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APIC: Unsafe Needle Practices Causing Unnecessary Risks

An article appearing in this month's issue of the Annals of Internal Medicine identifies 33 outbreaks of hepatitis B or C virus infection in U.S. outpatient health care settings during the past 10 years caused by unsafe needle and injection practices. The article is reminiscent of last February's highly publicized outbreak in Nevada in which 40,000 people were notified of their possible risk of hepatitis C due to improper use of syringes at a Las Vegas endoscopy clinic. According to Kathy Warye, CEO of the Association for Professionals in Infection Control and Epidemiology (APIC), unsafe injection practices also have been cited at free-standing centers in Nebraska, New York, Michigan, and North Carolina, needlessly exposing hundreds of thousands of patients to life-threatening infections.

"As the nation's largest infection prevention organization, APIC is very concerned by the mounting number of cases in which clinicians in ambulatory care settings failed to follow safe injection practices, causing outbreaks of serious infections and endangering the lives of patients," Warye said in a statement released in conjunction with the Annals article. "These outbreaks were preventable and should never have occurred. Consumers seek health care services to get better and should not be exposed to unnecessary risk."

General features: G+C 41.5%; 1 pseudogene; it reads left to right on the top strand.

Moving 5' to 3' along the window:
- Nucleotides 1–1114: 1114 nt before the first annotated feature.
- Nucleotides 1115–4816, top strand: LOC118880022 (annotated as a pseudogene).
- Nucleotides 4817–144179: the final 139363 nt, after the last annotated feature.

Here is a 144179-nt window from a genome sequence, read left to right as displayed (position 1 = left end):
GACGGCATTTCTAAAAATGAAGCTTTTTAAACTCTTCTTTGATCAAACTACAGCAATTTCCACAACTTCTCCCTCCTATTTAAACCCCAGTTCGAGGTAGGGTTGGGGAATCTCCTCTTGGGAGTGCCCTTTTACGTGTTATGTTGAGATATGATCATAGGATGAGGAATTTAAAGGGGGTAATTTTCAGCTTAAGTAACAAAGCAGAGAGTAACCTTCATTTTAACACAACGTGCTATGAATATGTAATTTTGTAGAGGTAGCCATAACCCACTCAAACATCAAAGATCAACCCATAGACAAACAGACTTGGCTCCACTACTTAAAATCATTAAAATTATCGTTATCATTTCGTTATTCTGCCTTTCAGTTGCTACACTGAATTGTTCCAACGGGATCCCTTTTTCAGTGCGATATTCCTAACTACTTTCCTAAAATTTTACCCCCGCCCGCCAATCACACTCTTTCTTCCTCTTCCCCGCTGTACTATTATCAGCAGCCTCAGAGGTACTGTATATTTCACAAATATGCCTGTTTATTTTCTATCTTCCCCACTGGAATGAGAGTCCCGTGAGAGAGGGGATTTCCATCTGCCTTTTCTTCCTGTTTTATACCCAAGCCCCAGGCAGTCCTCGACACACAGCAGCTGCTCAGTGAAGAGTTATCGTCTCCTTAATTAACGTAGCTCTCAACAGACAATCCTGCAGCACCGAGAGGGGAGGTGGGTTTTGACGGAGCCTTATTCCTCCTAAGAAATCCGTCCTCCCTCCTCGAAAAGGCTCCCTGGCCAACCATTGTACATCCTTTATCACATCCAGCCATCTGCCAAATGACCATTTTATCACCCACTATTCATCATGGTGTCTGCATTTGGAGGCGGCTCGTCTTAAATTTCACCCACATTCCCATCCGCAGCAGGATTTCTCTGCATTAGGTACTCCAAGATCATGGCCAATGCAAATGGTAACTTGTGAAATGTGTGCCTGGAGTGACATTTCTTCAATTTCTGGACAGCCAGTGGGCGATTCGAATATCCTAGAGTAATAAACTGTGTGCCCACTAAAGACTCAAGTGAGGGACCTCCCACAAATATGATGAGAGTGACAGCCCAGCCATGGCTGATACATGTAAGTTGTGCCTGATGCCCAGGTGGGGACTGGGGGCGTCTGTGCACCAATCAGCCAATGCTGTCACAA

To increase awareness of the risks and ensure that clinicians understand the basics of safe injection practice, APIC is providing educational resources and expertise and participating in HONOReform, a national coalition formed to bring a halt to unsafe needle practices in outpatient centers, Warye added. "With an increasing amount of care being delivered in outpatient settings, more patients will be put at risk unless clinicians are adequately educated and consistently adhere to infection prevention measures. Clinics should also be concerned about new and more virulent pathogens, such as MRSA, which can be transmitted in outpatient settings, and take a hard look at how they are addressing infection prevention overall," she said.

Among the resources APIC is offering to address the problem are Webinars, newsletters, and a Guide to Infection Control in Ambulatory Care, which Warye says translates CDC guidelines into practice. For tools and more information, visit www.apic.org.

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